Bernard kept a cutout newspaper article folded and stuffed in his wallet. The article’s story went like this:
A middle-aged man with mottled skin and ratty clothes pushed his way through the throngs entering and exiting St. Peter’s Square until he stood in a fairly obscure spot between a street vendor and traffic sign just inside the entrance to the hallowed plaza. He then raised his arm, pointed at St. Peter’s and began yelling at the top of his lungs, “What does this have to do with Jesus?” over and over again. At first passers-by tried ignoring the man by conspicuously diverting their glances elsewhere, though eventually a crowd formed around him. Some began shouting at him. “How dare you!” “Bigot!” “Stop it!” “You’re ruining my holy visit!” cried one distraught woman, who had travelled, the report said, all the way from Duluth in hopes of receiving blessings from the pope. No one approached him at first, but then a few young fellows out to prove their mettle tried to lower the man’s arm and calm him down. They failed. He spun on his heels and his arm popped back into position, just like Dr. Strangelove’s, and his rant continued unabated and unchanged: “What does this have to do with Jesus?”
The Vatican Corps eventually rushed over and stopped the man, just after he finished his 58th repetition (someone had counted, the report said). Onlookers cheered as they threw his decrepit ass into the paddy wagon. The article quoted some people saying that he began muttering the Our Father once apprehended. And it said others claimed that he continued his rant unrepentantly, only in softer tones. Who he was and he reasons for shouting blasphemy at the heart of the Church remained untold.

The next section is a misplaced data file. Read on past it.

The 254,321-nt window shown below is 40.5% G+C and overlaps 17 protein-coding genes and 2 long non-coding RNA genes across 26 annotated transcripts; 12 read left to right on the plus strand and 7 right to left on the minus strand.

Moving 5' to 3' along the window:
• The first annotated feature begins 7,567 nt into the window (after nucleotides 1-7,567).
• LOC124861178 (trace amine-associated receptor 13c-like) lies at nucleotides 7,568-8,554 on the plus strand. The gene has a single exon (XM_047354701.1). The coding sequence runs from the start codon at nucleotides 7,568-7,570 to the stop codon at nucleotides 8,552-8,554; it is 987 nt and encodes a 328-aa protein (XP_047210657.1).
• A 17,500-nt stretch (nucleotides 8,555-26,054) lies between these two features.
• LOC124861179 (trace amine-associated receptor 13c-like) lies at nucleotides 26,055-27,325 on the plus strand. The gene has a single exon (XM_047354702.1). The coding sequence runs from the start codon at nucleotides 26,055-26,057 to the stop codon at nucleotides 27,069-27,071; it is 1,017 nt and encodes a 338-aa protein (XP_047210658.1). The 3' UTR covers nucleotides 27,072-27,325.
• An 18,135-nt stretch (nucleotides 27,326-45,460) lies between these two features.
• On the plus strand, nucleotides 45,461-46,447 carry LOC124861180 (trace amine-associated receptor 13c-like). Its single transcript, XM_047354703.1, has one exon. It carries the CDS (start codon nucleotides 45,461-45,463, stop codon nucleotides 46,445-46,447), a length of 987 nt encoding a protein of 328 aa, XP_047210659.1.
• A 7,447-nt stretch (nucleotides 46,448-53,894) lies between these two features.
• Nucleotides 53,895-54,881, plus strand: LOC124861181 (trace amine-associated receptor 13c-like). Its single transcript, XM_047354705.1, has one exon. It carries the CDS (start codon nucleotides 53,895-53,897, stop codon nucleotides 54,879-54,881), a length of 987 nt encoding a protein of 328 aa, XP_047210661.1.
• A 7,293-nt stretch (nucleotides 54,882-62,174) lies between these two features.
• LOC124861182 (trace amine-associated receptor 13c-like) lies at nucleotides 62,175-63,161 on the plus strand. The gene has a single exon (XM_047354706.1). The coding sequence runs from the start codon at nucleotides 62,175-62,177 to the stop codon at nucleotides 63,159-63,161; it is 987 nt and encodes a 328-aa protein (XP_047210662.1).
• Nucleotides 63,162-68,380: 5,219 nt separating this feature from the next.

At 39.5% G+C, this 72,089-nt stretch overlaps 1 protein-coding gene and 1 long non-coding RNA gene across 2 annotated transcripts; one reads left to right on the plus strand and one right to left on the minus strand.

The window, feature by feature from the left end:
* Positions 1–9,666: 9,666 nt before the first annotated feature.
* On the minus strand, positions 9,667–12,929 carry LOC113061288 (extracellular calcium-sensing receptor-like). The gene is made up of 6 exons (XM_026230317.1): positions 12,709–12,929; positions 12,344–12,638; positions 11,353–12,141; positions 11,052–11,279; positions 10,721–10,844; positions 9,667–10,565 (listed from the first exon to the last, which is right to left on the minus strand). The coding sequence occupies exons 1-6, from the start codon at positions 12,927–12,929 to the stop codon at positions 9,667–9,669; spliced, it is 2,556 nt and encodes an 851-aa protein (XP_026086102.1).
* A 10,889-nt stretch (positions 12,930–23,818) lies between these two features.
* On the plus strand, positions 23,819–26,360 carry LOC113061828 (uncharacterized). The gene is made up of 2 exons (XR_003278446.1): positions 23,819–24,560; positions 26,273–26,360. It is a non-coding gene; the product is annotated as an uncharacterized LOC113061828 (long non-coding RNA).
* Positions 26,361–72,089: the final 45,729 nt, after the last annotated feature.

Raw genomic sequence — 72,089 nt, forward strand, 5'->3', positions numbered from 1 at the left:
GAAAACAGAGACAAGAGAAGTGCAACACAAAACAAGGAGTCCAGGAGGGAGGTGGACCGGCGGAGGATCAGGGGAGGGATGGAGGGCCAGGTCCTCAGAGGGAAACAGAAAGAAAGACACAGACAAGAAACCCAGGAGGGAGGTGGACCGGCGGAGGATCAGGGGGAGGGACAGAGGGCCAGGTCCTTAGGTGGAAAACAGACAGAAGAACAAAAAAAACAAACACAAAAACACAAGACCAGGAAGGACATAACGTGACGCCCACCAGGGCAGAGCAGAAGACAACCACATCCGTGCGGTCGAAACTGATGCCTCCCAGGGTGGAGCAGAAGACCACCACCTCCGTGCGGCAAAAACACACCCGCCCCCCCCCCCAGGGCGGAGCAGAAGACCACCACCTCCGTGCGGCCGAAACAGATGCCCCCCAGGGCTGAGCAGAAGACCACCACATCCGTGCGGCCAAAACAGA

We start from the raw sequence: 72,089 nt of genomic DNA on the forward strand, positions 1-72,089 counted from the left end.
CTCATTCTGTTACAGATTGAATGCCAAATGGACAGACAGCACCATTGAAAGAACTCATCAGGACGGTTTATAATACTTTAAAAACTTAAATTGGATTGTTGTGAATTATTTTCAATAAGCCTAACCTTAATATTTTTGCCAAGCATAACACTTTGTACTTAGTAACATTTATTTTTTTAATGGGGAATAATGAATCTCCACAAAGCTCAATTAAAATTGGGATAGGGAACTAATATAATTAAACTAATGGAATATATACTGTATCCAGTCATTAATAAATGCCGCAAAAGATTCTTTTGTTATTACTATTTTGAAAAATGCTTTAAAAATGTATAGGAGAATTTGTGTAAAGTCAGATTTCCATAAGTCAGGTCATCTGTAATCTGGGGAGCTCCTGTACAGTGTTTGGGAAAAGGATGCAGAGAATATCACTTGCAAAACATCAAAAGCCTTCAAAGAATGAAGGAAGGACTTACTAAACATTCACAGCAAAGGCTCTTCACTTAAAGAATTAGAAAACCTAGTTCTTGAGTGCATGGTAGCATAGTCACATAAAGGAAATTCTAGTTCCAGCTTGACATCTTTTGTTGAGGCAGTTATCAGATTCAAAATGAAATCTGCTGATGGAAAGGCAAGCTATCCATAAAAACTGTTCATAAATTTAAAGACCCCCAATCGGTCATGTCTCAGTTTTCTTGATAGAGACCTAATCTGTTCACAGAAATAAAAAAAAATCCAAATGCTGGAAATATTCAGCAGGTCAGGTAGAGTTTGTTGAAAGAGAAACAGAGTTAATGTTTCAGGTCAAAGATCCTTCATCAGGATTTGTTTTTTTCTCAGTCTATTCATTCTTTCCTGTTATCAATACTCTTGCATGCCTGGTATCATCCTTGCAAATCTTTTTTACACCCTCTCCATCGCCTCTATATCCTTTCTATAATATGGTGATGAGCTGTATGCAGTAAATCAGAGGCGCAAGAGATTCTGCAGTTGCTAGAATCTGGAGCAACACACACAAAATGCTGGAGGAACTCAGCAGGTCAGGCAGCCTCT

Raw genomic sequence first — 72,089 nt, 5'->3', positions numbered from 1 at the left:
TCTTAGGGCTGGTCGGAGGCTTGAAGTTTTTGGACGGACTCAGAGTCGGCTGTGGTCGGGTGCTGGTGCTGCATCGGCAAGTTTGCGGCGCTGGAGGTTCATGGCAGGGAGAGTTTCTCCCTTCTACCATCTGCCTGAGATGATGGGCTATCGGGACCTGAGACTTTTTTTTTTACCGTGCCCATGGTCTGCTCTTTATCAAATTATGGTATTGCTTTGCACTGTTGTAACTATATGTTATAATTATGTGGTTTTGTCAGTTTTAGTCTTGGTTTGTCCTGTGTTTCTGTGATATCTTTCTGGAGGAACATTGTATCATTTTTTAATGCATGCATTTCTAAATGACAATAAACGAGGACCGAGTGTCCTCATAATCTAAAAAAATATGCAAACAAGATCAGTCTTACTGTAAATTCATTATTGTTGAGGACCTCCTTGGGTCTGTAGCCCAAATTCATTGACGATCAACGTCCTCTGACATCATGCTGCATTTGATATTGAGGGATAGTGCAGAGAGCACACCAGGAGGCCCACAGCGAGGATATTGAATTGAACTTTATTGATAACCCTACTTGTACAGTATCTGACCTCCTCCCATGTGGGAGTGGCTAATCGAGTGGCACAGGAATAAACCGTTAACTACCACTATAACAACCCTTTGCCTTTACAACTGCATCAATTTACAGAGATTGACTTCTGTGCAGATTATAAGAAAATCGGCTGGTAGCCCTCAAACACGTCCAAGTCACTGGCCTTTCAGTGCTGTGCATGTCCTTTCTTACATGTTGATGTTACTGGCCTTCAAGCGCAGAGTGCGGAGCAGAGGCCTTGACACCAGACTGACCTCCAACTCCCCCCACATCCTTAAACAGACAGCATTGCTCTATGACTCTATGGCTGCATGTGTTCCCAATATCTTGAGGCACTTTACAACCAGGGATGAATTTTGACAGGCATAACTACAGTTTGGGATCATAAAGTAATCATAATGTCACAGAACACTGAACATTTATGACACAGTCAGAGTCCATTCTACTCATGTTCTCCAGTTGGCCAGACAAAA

Bernard thought it safer saving the story as a newspaper cutout stuffed in his wallet rather than as a PDF on his computer or smartphone, something more easily discoverable. But he absolutely wanted to save it. He had spent his whole life on the secret fringes of the Church, an outsider who nonetheless held the title of priest. Thus, even before his own difficulties with the Church began in earnest, he felt a kinship with the unknown ranter. He assumed the guy to be a member of the flock, and not Joe Random Outsider, as some in the press tried to portray him. Bernard knew better. Only a member who felt that his love of the Church had been betrayed would carry on in such a manner.
Pope Benedict’s resignation trigged the crisis for Bernard. He never dealt well with change, so once the tweet came out, his anxieties kicked in. Change required reconnoitering to maintain balance and stability. It meant having to learn a new crop of tricks and poses to please potential new masters. Such things became tiring after a while, though Bernard knew he had no choice.